AutoGuide News Blog
The AutoGuide News Blog is your source for breaking stories from the auto industry. Delivering news immediately, the AutoGuide Blog is constantly updated with the latest information, photos and video from manufacturers, auto shows, the aftermarket and professional racing.
It might sound strange, but a two-car effort aimed at the British GT Championship has been refused for being too fast.
Tantamount to the automotive Antichrist, Fast and Furious movies discourage car knowledge faster than huffing exhaust fumes. But hey, there are always cool cars to ogle.
10. Volvo C30 - 2,827 Units Sold
After checking out the top 10 best selling vehicles of last year, it’s now time to take a look at the worst performers on dealerships lots.
It isn’t a huge surprise to see the Volvo C30 on the list at 10th place, considering the Swedish automaker decided to give the vehicle the axe at the end of 2012. The Volvo C30 was on the market for six years in North America and sold only 26,000 units.
10. Honda Integra Type-R
Forget the 12 days of Christmas. This is the seven days of dream garages.
Trading partridges in pear trees for horsepower in sexy sheetmetal, starting today each AutoGuide editor will reveal their list of the 10 cars we’ll be asking Santa for this year, giving a little insight into our automotive preferences.
Now 10 may seem like a lot to have in a dream garage, but narrowing down the list is harder than you think. When you’re dreaming, you want to dream big – but when it comes down to it, you start to think hard about which cars you realistically want to have.
So to kick things off, my list starts off with a Japan-spec Honda Integra Type-R. I can already hear what you’re thinking, “Wait, what? A dream car list and one of them is a Honda?”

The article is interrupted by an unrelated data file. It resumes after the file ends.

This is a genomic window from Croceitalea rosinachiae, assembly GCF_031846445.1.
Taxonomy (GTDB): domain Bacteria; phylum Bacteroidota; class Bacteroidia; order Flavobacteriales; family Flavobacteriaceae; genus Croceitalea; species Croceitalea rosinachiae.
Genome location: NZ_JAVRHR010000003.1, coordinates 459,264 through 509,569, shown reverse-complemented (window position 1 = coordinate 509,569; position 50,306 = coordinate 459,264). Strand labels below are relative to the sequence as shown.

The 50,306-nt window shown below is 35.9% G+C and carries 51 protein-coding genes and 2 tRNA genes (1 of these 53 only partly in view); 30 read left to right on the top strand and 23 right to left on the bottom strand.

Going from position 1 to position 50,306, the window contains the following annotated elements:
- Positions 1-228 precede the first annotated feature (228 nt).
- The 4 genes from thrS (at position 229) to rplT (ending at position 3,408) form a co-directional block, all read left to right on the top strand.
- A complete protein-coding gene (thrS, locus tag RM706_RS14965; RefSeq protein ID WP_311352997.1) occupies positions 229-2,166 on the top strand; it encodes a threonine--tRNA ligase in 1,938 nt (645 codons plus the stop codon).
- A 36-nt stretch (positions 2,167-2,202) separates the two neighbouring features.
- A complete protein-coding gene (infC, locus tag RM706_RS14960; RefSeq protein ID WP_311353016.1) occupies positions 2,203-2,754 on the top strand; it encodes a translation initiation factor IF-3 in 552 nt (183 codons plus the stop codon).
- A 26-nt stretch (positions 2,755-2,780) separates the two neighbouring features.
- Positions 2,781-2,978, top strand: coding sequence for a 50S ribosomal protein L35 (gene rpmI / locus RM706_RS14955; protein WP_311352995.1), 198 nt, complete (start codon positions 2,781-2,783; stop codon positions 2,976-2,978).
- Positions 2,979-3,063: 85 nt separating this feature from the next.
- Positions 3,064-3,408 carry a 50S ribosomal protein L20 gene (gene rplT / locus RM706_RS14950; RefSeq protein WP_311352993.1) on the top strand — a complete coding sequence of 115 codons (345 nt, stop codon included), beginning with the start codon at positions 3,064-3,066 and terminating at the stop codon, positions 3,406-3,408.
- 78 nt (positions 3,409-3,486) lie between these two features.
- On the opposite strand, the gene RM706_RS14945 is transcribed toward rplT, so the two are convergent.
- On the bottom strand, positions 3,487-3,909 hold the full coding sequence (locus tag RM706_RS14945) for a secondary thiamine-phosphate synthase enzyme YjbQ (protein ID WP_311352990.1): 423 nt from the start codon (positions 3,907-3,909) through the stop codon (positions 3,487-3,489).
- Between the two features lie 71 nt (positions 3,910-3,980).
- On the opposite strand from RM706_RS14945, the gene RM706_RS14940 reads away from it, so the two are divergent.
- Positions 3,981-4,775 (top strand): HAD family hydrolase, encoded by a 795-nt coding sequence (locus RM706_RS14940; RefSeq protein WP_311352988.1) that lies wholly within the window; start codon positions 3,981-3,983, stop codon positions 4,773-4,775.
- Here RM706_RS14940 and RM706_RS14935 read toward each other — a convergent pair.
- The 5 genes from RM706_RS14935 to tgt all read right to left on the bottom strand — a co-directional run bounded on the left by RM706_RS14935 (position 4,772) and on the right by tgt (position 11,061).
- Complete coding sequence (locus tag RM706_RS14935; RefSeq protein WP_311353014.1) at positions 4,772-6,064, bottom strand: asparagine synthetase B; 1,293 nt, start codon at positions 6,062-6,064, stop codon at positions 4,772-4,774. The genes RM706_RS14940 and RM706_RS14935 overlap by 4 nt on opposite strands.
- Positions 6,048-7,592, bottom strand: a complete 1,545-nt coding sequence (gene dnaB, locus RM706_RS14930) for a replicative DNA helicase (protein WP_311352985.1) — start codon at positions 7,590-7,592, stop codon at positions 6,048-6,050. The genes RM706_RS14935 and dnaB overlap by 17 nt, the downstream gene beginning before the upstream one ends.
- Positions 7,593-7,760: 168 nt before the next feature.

Well, you know the saying: You never forget your first love.
Powered by a high-revving 1.8-liter B-series engine, the Type-R is one of the most balanced, best-handling front-wheel drive cars ever made. Its rarity in America has turned it into a collectible, and finding a mint condition one in today’s market is nearly impossible.
In fact, finding a low mileage Type-R will cost you nearly what the vehicle’s MSRP was when it first came out – if not more. So why not the Acura model? Well, I’ve always had a soft spot for the design on the Japan-only front end on the Integra, it’s simply a design that can hold its own even with today’s modern cars.
The automotive industry is a global business that is constantly evolving and growing, and we here at AutoGuide know it can be hard to keep up sometimes. So here is a summary of the top stories you may have missed this week:
Rumors regarding the next-generation Nissan GT-R started surfacing late last month, perhaps hinting that there wouldn’t be a successor to the popular sports car. The GT-R’s chief engineer debunked those rumors though, and it appears that the automaker is planning for the next GT-R to debut in 2018.
Nissan‘s GT-R was touted as a supercar killer for half the price, but it looks like the redesign of the car has yet to be approved by Nissan CEO Carlos Ghosn.
A source close to the project let slip to Inside Line that development of the next gen GT-R hasn’t even been started yet, because the project has yet to be given the go ahead. Some subtle changes have been given to the GT-R over its five year run, but nothing that can be considered major.
Rumors have already been swirling around the redesign, saying that the new GT-R could possibly be a hybrid, and have over 600 hp. Yet, if what Inside Line says is true, no development has even started on the car yet.
Ghosn’s latest pet project was the all-electric Nissan Leaf, which is on the other end of the spectrum compared to the GT-R, possibly marking a new direction for the company. Chief GT-R engineer Kazutoshi Mizuno also recently retired, another factor that weighs against bringing the GT-R back to life in a new form.
[Source: Inside Line]